Looked-after Children - Children, Schools and Families Committee Contents


Examination of Witnesses (Questions 440-447)

KIM BROMLEY-DERRY, DAVID HOLMES, CAROLINE LITTLE AND MICK LOWE

30 JUNE 2008

  Q440 Mrs Hodgson: I just feel that that is totally different. We picked up throughout all the evidence that we have a punitive relationship towards parents when children enter the care system in comparison with Denmark—I know that we keep mentioning Denmark, but that is where we just been, so it is in the forefront of our minds. Denmark does not have that punitive approach to parents, no matter how bad they have been, or even how abusive their relationship with the child has been. The parent-child relationship is sacrosanct. Someone even said that the parent will always be a parent to the child and the child will always be a child, and that we can never take that away, so we should always leave that relationship there. We have a totally different approach, and I think that we almost punish parents for being bad parents, and we are perhaps quicker to break that link. I am not saying which is right and which is wrong, which is why we are doing this.

  Chairman: Was that a question?

  Mrs Hodgson: Yes.

  David Holmes: If you had a panel of adoption social workers here instead of us, there would be an interesting discussion if they were asked whether, in their professional practice, they positively intend to punish birth parents. I do not think they would say that they do. They try very hard to find the best solution for the individual children involved. The Government have recognised in the adoption support regulations that were made under the new adoption and children legislation introduced in 2002 that birth parents involved in adoption need support. They are entitled to an assessment of their support needs, but there is no entitlement to services, just as there is no entitlement to services for anyone who needs adoption support services. The local authority is required to put in place services for birth parents. I cannot think of a more difficult set of circumstances to be involved in than to be a birth parent when decisions are being made about whether adoption is the right answer. That is incredibly difficult, but I do not believe that social workers are out to punish those parents.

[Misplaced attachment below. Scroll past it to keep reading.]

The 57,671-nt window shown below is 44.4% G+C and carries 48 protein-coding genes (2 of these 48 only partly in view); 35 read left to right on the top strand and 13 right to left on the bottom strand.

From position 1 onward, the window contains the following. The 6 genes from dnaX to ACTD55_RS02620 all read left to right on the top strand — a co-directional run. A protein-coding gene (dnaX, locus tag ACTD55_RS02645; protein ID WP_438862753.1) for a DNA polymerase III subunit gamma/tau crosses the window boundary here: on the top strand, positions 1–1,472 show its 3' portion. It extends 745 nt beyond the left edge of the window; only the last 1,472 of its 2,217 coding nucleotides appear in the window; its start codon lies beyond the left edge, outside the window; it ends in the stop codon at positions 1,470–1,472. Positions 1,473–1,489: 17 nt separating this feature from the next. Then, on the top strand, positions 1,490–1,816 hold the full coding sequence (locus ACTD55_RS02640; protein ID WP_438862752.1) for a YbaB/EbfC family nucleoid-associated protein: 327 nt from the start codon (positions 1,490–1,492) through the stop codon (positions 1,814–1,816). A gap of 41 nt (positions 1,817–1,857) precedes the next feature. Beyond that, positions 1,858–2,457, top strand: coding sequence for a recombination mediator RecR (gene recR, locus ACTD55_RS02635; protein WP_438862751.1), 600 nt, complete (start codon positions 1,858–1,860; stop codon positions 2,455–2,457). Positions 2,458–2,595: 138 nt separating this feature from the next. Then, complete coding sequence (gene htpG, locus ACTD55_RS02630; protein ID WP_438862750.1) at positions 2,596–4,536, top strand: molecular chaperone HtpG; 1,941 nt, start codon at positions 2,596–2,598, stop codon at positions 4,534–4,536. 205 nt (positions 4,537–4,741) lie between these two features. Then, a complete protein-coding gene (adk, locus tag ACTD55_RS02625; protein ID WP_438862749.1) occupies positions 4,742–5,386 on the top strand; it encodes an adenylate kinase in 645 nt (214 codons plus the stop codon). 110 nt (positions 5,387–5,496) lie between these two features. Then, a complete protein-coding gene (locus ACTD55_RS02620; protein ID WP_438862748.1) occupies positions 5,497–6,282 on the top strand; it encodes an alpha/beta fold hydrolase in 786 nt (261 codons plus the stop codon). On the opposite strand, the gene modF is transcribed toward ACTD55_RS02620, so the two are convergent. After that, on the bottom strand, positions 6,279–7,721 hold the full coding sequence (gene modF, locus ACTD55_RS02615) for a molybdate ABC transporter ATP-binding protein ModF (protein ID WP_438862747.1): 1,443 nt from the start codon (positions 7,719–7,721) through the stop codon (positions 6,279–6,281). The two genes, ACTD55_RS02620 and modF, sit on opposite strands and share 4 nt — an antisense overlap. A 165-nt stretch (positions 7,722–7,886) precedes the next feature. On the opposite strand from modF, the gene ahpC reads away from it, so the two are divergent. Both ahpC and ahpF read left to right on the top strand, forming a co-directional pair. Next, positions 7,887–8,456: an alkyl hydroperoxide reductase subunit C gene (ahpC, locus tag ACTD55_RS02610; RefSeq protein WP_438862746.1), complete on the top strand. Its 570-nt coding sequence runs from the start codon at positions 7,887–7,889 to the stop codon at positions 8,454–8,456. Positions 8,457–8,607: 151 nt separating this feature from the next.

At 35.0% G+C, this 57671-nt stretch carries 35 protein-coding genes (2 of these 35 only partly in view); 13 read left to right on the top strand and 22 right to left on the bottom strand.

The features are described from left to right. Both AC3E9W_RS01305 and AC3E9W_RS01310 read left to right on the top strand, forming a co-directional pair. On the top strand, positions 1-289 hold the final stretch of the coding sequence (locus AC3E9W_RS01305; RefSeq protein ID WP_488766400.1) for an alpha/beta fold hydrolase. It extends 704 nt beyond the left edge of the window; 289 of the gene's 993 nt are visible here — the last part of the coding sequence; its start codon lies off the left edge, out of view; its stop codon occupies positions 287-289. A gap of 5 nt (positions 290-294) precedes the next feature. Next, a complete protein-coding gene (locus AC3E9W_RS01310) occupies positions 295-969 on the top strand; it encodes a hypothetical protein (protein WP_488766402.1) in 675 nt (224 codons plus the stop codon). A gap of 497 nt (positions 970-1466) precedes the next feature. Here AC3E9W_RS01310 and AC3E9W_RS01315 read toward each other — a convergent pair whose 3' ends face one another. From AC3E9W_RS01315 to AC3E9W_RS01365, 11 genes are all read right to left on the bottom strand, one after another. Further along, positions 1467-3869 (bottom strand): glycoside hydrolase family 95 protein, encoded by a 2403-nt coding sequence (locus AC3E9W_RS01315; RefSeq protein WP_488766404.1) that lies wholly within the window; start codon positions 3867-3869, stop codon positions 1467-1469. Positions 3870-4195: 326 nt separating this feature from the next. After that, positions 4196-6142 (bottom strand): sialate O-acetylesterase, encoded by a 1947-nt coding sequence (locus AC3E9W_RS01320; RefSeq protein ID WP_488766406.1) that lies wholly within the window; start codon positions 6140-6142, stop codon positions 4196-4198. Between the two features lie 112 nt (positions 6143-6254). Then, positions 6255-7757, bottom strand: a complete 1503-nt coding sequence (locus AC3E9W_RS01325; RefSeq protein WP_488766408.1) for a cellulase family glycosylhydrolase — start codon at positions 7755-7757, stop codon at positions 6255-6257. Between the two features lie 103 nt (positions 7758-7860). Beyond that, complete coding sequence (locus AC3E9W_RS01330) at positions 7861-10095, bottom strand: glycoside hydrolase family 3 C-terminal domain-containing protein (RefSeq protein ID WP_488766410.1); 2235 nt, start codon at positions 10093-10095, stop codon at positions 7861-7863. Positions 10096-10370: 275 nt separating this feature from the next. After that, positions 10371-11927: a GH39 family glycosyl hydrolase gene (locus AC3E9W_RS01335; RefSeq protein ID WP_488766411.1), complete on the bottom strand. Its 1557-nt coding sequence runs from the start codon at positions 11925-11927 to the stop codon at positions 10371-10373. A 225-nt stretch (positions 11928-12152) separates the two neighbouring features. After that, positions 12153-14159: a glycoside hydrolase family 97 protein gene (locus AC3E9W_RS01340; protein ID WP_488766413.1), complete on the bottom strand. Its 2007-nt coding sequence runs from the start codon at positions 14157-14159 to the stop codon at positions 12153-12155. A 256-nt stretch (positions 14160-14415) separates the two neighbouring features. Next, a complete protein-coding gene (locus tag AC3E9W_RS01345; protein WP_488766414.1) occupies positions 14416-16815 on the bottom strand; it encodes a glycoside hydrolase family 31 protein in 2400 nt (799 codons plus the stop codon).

Q441  Annette Brooke: I am a bit worried about the role that I am being cast in, but we need to ask these questions. How do you respond to the allegations that social workers' decision making has been influenced by targets and, in some cases, by local authorities getting financial rewards?

  Kim Bromley-Derry: I completely refute them. The targets were for children in long-term residential care, which was how they were generated. Having worked in and with a number of authorities, local authorities target their energies on young people, whom David has talked about, who have been in residential care for a number of years and for whom local authorities are looking to improve outcomes. Only around 35 local authorities built that into their public service agreement, which was simply because of the inconsistent practice across the country. The general view is that some local authorities were allowing children to stay in long-term residential care for too long without considering adoptive placements. We saw an increase in the number of adoptions from around 3,300 to around 3,800 a year. That approach targeted the group from five to 10 years old, but the rate has fallen back to 2003 levels. I know of no practitioners, and I can think of no managers, who made those decisions based on the ability to recoup money or to hit targets. In fact, local authorities have failed to hit the targets, which suggests that most of them did not put targets to the forefront of their minds. Certainly, the two authorities for which I worked in that period have made decisions based on the welfare of the child, and they were not particularly driven by targets.